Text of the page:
Taking the Bite Out of Cobra
As of March 1, employees who lost their jobs, through no fault of their own, will be entitled to a 65% federal subsidy for up to nine months, on their monthly COBRA payments. Initially, this may be a good deal, but start looking around for individual health coverage, as there may be additional savings if you do your homework, says Frank N. Darras, the nation’s leading disability and long-term care insurance lawyer.
The cost of COBRA can be relatively expensive because even as a terminated employee, you are paying for the “group” policy of everyone at your former company. Those rates can be high because of factors such as demographics, the health plan’s design and the company’s group health premiums that consist of a composite average. See www.darrasnews.com.
“When you have to tighten your belt and you are looking at ways to save money, carefully research different individual health plans,” says Darras. “If you are in good health and have some money set aside, you may want to find a carrier who provides standard coverage, and a choice of deductibles. If you have enough savings to cover a high deductible in the event of a catastrophic circumstance, choose the high deductible and pay lower premiums to get you through.”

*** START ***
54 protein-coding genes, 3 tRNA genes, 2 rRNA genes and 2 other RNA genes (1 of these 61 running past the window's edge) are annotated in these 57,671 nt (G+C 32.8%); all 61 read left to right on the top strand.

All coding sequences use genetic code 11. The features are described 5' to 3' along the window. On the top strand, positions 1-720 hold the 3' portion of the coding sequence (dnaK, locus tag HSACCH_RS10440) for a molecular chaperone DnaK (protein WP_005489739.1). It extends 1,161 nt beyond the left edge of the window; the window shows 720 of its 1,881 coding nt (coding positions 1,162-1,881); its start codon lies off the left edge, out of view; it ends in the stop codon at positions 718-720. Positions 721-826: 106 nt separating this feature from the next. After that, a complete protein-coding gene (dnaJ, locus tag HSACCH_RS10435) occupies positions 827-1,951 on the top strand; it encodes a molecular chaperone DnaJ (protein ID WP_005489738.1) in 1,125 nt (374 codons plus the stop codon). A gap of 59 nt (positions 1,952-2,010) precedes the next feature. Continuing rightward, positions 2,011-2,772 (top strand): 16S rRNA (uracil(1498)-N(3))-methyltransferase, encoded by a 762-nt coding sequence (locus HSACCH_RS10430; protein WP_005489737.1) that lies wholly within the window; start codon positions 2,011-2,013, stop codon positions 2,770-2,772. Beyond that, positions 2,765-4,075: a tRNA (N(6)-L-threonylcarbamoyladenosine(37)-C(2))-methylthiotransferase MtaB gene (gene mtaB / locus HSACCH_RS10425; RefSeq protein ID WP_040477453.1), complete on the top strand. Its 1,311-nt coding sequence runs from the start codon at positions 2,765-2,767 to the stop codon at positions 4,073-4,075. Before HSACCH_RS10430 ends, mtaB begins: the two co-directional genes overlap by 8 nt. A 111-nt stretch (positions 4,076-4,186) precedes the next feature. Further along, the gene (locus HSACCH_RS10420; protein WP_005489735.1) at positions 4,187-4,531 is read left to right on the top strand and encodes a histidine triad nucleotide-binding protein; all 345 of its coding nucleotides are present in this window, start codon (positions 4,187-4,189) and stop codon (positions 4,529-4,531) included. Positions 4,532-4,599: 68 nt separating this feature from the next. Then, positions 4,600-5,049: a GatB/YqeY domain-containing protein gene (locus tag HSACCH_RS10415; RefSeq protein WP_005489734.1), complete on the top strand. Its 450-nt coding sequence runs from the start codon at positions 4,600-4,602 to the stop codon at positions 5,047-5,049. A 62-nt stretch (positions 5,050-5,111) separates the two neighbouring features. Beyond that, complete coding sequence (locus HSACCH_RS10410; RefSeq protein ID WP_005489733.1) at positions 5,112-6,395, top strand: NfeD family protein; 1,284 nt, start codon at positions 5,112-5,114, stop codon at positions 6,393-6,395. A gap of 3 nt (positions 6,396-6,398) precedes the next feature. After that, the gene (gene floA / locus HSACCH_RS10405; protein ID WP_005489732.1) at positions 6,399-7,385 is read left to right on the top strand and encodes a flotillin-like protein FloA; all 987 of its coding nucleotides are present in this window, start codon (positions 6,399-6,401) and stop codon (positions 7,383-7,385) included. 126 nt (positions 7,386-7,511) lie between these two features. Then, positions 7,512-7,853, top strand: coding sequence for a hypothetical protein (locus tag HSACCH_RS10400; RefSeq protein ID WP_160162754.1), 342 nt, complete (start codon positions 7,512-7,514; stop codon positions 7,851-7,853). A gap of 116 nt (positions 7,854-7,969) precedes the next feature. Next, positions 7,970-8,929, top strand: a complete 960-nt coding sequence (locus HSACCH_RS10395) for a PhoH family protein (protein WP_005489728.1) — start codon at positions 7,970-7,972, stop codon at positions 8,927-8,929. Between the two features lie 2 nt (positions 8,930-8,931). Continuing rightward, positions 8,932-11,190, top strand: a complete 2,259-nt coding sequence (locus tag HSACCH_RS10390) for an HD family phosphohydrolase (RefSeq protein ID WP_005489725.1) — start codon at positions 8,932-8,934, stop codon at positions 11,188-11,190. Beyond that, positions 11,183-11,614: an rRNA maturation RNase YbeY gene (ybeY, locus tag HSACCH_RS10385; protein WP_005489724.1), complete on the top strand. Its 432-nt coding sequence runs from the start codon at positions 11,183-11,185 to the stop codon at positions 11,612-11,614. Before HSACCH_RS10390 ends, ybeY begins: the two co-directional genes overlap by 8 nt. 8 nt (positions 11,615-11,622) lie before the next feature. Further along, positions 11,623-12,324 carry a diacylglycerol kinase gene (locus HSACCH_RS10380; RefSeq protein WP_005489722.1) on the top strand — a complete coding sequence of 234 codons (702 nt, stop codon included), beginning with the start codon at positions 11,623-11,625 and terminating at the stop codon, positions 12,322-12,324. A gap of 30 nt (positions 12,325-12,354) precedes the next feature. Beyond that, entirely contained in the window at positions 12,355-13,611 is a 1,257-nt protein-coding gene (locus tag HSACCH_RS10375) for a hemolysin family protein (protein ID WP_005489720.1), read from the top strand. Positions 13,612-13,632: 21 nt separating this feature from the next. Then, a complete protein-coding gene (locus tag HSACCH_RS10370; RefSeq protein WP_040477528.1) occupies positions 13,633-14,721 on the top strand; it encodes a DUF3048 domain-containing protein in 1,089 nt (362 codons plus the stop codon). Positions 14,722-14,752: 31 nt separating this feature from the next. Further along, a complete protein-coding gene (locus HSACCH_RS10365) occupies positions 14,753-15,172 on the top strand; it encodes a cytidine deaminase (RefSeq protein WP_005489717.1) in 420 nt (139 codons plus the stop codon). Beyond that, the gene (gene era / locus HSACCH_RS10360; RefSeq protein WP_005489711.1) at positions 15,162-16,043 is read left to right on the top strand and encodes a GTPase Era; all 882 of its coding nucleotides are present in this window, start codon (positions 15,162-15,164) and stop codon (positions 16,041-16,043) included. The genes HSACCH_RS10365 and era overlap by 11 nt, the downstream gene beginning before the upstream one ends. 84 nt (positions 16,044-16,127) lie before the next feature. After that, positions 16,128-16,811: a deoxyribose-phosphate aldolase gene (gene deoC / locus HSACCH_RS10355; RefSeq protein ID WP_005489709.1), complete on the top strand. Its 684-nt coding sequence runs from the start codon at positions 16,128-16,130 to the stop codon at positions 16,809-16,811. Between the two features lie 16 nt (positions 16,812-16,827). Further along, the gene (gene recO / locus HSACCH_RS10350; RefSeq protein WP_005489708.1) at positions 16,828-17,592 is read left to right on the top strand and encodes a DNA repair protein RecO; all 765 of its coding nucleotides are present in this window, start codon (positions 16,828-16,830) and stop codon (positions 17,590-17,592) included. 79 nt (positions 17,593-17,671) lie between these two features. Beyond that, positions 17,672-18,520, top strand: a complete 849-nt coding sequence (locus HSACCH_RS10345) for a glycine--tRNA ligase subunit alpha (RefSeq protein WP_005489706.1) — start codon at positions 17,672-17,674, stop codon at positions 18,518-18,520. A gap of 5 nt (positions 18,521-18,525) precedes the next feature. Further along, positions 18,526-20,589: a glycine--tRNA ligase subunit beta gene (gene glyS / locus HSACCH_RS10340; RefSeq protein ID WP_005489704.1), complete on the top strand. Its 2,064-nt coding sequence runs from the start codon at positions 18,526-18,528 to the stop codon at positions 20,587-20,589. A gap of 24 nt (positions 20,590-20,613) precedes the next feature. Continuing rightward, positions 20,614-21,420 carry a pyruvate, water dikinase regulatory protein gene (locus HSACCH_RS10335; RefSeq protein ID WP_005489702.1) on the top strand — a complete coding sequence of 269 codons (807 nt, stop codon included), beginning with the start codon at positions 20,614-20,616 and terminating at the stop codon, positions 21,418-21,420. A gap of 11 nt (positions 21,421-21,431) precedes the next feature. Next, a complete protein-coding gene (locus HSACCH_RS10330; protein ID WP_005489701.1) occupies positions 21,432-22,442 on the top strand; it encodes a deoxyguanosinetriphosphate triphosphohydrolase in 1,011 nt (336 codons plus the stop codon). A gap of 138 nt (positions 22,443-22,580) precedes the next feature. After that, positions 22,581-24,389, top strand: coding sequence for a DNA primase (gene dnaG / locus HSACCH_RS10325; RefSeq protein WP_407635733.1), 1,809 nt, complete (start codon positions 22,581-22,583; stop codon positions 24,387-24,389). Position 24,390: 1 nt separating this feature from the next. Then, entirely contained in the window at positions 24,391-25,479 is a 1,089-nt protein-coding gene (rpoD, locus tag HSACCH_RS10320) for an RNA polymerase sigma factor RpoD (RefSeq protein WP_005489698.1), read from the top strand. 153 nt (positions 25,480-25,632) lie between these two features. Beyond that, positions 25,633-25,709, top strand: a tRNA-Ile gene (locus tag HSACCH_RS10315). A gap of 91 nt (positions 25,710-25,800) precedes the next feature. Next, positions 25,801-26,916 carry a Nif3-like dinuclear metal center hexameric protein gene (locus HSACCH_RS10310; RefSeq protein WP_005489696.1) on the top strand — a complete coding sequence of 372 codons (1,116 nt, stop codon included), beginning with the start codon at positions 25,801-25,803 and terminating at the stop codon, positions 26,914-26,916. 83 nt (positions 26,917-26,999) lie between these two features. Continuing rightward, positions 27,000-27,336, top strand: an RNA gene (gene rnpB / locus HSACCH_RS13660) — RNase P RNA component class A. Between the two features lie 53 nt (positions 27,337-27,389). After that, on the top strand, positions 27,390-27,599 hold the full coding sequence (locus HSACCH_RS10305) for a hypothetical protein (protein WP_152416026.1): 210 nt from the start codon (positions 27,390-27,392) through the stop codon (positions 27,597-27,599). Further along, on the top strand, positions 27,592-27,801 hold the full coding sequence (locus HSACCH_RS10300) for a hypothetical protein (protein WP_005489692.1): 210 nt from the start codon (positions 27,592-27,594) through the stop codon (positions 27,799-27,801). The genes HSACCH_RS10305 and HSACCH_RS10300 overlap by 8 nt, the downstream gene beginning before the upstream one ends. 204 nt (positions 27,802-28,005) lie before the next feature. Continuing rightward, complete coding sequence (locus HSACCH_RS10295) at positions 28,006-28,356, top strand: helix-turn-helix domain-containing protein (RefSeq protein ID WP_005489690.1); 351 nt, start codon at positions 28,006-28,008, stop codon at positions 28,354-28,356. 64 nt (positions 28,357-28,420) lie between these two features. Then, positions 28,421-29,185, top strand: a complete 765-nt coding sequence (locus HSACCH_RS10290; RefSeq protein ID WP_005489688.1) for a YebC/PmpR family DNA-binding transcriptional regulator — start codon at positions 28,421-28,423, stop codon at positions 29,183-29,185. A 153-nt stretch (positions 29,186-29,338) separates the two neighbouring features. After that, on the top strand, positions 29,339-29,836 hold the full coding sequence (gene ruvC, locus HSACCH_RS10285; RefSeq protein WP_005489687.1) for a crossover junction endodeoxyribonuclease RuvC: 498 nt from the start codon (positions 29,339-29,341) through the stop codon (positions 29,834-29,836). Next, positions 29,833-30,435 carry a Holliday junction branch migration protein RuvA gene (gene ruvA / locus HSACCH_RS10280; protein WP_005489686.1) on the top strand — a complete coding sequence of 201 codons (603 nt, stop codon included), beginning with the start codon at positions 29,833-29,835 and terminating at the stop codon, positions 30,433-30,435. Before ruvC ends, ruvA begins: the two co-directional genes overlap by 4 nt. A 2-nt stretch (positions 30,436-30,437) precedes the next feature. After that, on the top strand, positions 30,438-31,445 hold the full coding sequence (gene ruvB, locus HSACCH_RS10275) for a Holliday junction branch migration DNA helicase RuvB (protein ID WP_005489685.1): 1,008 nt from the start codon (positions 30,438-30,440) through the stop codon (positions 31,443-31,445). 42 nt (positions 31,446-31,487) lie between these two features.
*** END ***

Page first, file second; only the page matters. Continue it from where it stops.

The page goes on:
If you plan to get an individual policy consider if you or family members have any pre-existing conditions. Determine whether you have already, this year, paid your maximum out-of-pocket expenses. In either case, if the answer is yes, keeping the COBRA may be your best bet, says Darras.
“Reviewing your own situation and evaluating your family’s expenses, along with their health history will lead you to a well-educated decision. Just because COBRA is offered, does not mean it is the best deal or that you have to keep it,” says Darras.
Be a smart shopper and always get competent advice from a trusted advisor. Make sure your new policy is in effect before canceling the COBRA coverage, says Darras.